Manic Street Preachers live at Sziget Festival – a review
Manic Street Preachers
There’s something idiosyncratic about seeing former snotty firebrands playing the festival circuit.
The wide eyed talk of changing the world with a song, the idealism and that wild, no holds barred teenage energy neatly packaged up into well executed greatest hits set of classic songs played to 30 000 teenagers in a foreign field who sort of know who you are two years after your last appearance there.
Of course there are worse ways to see out the end game of your creative idealism and the Manics are like a greatest hits machine these days but is this what they were buying into when they started? They still make great albums – the last three have had some of their best songs on them, so there is no creative dead end here and they always did want to make it and their powerfully emotive songs fill these big spaces but it’s a long way from the generation terrorists.
The Manics burst onto the scene with immaculate lipstick sneers, their caustic hatred was only matched by their intelligence and perfect songs. From the moment I heard them I loved them. A punk rock band in the middle of baggy! Skinny and cool small town rebels with high decibel IQs and a manifesto to match.
I remember them from further back to that demo tape I got before they had even released a single. It arrived with a lengthy diatribe/letter from Richey which got me interested before I had even heard the tape. At that point in time no-one did diatribes and no-one cared about that kind of righteous stuff, music was pretty stoned then and this kind of punk rock rhetoric had been long off the agenda. The demo backed it up as well, hopelessly idealistic punk rock genius, I was in love but who else would possibly be listening to this kind of stuff at that time?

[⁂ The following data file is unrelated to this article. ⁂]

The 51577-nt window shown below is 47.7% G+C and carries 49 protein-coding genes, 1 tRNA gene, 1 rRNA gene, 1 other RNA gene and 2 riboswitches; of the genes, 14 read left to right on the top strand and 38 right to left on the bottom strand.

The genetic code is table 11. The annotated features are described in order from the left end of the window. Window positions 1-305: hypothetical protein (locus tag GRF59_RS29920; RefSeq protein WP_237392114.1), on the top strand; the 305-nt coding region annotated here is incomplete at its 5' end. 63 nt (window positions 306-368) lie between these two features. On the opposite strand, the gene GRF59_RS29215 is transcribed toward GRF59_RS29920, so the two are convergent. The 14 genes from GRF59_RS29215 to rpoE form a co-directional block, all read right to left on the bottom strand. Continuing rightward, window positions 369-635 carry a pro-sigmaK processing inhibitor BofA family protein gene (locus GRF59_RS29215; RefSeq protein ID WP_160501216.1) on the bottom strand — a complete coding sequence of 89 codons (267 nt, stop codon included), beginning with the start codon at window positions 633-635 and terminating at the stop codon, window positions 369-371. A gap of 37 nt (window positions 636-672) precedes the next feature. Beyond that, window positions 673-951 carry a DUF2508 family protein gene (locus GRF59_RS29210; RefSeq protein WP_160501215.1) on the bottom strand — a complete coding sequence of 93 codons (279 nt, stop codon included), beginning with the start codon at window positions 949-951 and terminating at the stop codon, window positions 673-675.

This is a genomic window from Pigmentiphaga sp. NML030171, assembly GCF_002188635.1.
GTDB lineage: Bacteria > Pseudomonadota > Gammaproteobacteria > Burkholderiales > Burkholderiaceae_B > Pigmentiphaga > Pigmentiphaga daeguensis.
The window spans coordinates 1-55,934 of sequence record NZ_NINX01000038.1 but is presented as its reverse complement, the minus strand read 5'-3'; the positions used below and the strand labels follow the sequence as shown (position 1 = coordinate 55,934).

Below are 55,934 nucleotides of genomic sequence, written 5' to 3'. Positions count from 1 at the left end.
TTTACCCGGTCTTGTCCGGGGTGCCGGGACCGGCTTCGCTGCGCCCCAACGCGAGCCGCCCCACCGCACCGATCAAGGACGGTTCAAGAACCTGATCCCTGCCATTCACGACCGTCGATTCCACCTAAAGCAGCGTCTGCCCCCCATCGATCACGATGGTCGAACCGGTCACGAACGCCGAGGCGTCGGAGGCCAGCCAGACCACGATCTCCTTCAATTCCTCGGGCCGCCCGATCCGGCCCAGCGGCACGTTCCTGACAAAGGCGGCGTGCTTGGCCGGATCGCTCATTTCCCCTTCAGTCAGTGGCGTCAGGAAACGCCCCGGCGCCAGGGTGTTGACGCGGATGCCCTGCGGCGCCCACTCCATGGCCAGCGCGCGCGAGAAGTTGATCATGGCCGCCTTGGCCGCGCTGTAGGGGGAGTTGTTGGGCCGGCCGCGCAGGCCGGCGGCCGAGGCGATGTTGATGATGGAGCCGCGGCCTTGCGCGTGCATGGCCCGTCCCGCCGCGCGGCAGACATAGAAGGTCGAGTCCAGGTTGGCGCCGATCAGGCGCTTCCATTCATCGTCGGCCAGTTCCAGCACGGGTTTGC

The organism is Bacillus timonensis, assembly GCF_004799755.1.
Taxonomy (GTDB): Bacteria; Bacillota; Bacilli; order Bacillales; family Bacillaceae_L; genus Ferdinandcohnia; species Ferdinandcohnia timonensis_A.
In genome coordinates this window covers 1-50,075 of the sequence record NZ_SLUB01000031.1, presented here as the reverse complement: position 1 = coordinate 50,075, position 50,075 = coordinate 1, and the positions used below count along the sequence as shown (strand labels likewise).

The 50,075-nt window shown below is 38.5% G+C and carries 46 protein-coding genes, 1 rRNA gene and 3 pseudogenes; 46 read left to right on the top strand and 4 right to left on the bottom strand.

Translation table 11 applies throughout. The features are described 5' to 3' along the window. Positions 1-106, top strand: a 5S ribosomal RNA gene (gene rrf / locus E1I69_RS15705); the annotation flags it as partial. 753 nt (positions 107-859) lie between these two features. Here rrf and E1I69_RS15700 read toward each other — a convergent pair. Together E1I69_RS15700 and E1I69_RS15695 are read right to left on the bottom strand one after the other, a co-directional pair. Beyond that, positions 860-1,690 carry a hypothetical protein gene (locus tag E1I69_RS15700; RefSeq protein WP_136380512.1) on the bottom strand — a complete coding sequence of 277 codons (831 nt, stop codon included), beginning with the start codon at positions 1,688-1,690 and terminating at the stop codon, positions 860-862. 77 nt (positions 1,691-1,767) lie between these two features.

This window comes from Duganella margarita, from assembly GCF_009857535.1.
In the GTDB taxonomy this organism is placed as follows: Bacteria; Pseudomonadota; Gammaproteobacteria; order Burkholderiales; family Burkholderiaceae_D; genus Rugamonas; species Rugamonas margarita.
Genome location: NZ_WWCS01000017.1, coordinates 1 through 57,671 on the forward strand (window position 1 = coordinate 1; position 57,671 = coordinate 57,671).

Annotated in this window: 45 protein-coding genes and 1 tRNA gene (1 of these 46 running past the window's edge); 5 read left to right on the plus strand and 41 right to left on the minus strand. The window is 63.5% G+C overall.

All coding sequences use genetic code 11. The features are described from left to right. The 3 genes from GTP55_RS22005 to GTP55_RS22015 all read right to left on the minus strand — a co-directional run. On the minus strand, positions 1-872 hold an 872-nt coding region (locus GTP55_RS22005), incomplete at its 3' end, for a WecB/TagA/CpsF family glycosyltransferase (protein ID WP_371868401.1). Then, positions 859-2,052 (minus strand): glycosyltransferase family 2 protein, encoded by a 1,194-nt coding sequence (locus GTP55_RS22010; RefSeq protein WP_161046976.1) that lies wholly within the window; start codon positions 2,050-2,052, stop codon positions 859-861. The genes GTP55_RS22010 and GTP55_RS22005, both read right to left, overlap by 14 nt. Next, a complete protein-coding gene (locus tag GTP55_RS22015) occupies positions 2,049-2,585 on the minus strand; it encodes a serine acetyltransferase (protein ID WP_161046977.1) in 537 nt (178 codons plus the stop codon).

They released a couple of singles and I interviewed them and started flagging them up in Sounds as part of a pincer attack with the late and great Swells over at the NME. We were hopelessly romantic old punks, even then, who still believed in the three chord revolution and the Manics fitted the bill perfectly plus they could really talk an interview- firing quotes like an AK47 as they musically mashed the Clash with Guns n Roses and sharp lyrics and a stance that seemed to piss everyone off.
Good job James could play that guitar and write them songs!
I remember interviewing them in the back of a van outside Heavenly Records Islington office for their first front cover. We all sat on the amps because no-one had any money to go to the pub and the band didn’t seem like caners which was unusual in those Manc baggy days when stumbling out of your head was the currency of the times.
It all seems like 24 hours ago as the young and quite shy band machine gunned me with a series of outrageous statements and a personal verbal manifesto that was thrilling to hear. They all could talk and were obviously smart but were mainly let Richey do the talking, and smiled as he laid out the game plan with his quiet and shy voice laying out quotes that would make you decide which side of the wall you were on.
Even after that front cover they still didn’t get anyone to their gigs. They even spent a time as the most hated band in Britain- all that eye liner and ammunition ambition was too much for most people. Somehow though, the songs ended up doing the talking and they pulled off one of the smartest tricks in pop- talk dangerous and sound conventional, the rest of us fools have always tried to make the music match the vitriol, the Manics were radio friendly in a genius way and utterly and quite brilliantly mainstream.
It’s been a couple of years since I saw them live and it’s been a mighty long way down rock n roll from the early shows in crap colleges on the outskirts of London or the Boardwalk in Manchester or those weird venues in the middle of nowhere or that empty tour they played with Flowered Up. The last time I saw the Manics they were now as mainstream as the Gap trousers they wore and the clutch of leopardkskin and smudged eyeliner kids were timidly wandering around the venue trying to avoid the glares of the beery lads who had come along for the sing along to ‘Design For Life’.